Hopefully, for your own good, you’ve seen Disney and Pixar’s A Bug’s Life. It’s an animated film featuring a misfit ant (Flik) who searches for “warriors” to save his colony from greedy grasshoppers. Ultimately he recruits a group of bugs that turns out to be an inept circus troupe. However, despite the title, none of the characters are actually bugs, scientifically speaking. True bugs are only found in the Orders Hemiptera and Homoptera. None of the characters are members of either order, which is a something a Biologist might be able to tell you. A Biologist studies the actions and processes of living organisms.
- What a Biologist Does
- A Typical Day for a Biologist
- Salary and Career Ladders for a Biologist
- Best Locations for a Biologist
- Pros and Cons to Being a Biologist
- What You Need to Know to be a Biologist
- Biology Job Resources
- Careers Related to Biology
- Companies with Jobs and Internships in Biology
What a Biologist Does
A Biologist is a scientist that studies the basic principles of plant and animal life and the effects of varying environmental and physical conditions. Biologists can work in basic research, trying to discover underlying mechanisms that govern how organisms work, or applied research, attempting to develop or improve medical, industrial or agricultural processes. There are a few specific areas that Biologists elect to specialize in:
- Research: Research biologists study the natural world, using the latest scientific tools and techniques in both laboratory settings and the outdoors, to understand how living systems work.
- Environmental management and conservation: Biologists in management and conservation careers are interested in solving environmental problems and preserving the natural world for future generations. Park rangers protect state and national parks, help preserve their natural resources, and educate the general public. Zoo biologists carry out endangered species recovery programs.
- Health care: Biologists may develop public health campaigns to defeat illnesses such as tuberculosis, AIDS, cancer, and heart disease. Others work to prevent the spread of rare and deadly diseases, such as the Ebola virus.
- Education: Life science teachers enjoy working with people and encouraging them to learn new things, whether in a classroom, a research lab, the field, or a museum.
A Typical Day for a Biologist
While a typical day for a Biologist varies, it might include some of these tasks:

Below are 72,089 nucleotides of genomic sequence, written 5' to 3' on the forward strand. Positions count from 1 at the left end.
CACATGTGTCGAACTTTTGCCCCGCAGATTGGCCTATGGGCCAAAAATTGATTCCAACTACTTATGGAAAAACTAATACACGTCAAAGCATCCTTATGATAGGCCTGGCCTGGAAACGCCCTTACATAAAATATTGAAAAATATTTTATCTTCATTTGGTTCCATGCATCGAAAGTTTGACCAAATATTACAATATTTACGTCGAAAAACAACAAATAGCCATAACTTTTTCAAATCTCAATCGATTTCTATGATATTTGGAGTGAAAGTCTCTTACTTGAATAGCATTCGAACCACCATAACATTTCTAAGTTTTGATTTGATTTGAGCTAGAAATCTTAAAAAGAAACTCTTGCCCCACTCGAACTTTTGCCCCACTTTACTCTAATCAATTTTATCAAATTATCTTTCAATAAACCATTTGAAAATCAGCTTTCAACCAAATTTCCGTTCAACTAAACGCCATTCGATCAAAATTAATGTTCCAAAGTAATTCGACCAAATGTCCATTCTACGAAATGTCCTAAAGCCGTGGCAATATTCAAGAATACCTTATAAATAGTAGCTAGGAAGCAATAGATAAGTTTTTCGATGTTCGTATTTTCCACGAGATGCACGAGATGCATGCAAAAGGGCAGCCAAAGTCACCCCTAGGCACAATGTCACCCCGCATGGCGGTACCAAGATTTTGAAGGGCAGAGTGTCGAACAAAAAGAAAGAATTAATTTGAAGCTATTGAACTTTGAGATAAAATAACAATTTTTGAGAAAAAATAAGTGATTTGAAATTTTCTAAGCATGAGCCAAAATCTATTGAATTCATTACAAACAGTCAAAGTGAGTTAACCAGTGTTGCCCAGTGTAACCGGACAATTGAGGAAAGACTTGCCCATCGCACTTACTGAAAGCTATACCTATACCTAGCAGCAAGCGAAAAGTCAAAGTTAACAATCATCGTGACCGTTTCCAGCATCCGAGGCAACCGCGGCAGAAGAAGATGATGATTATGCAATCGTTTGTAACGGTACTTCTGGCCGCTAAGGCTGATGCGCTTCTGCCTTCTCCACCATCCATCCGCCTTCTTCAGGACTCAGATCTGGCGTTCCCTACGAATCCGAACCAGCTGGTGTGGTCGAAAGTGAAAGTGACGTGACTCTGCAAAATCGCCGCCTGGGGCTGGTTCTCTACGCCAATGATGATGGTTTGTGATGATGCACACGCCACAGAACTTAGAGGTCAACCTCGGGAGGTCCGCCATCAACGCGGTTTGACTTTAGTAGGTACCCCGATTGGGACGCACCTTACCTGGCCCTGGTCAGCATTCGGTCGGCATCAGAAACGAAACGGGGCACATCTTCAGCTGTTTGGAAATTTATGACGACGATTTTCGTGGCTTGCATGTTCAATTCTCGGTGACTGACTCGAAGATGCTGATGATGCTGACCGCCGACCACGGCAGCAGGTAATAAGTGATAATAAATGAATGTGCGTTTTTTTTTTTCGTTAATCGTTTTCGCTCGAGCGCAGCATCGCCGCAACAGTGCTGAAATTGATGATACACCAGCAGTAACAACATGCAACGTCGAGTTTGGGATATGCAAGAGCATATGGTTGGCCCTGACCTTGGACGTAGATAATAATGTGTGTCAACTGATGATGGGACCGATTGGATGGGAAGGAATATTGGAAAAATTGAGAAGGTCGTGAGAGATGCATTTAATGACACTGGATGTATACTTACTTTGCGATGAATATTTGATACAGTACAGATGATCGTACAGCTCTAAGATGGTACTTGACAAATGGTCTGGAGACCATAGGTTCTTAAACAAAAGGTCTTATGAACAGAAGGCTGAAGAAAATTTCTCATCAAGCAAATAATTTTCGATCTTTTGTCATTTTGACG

- Preparing equipment
- Going to the field
- Assigning tasks to others
- Collecting samples
- Photographing samples
- Conducting tests
- Collecting and analyzing data on a computer
- Writing about research for publication
- Reading other scientific papers
Salary and Career Ladders for a Biologist
The median salary for a Biologist in the United States is $44,881 per year. As you gain more experience in the field, you can earn closer to $80,000 per year in the private sector. If you work in government, academia, or the nonprofit sector you can earn around $70,000. With about 30 years of experience under your belt, you can expect to make around $103,000 per year. You might even specialize in a particular area. For example, Pharmacy Technicians (average annual salary $19,124 to $28,237), Research Technician (average annual salary $28,944 to $38,703), Medical Research Assistant National (average annual salary $28,461 to $38,785), Chemical Laboratory Technician (average annual salary $30,965 to $45,863), Veterinary Technician (average annual salary $22,886 to $33,921), Medical Assistant (average annual salary $22,866 to $31,252), Clinical Laboratory Technologist (average annual salary $42,172 up to $56,719), High School Biology Teacher ($33,856 to $53,526), or Research and Development Laboratory Technician (average annual salary $33,949 to $48,937).
Best locations for a Biologist
- Los Angeles, California
- Las Vegas, Nevada
- Fort Lauderdale, Florida
- Manchester, New Hampshire
- Colorado Springs, Colorado
- Houston, Texas
- Chicago, Illinois
- New York, New York
- Seattle, Washington
- Portland, Oregon
Pros and cons to Being a Biologist
- Great pay
- Doing research to expand scientific knowledge about living things, that can benefit everyone
- Long-term projects allowing you to delve into one area in depth
- Working under pressure
- Securing grant funding can be tedious
- When the data doesn’t show you what you want to see, it can be frustrating
What You Need to Know to be a Biologist
To be a Biologist you should get a Bachelor’s Degree (generally 4 years) in one of the sciences in college and receive a Master’s Degree (generally 2 years) in a life science in graduate school. With just a Bachelor’s Degree in most states you’re able to teach high school science (after earnings a teacher’s certification). People who have earned a Master’s Degree in the biological sciences are typically qualified for jobs in teaching and applied research. But you usually need a Doctoral Degree (generally 2-4 years) for a teaching and research position at a university or a job as an administrator. Beyond that, biologists must continually study throughout their careers to keep up with new developments in the life sciences.
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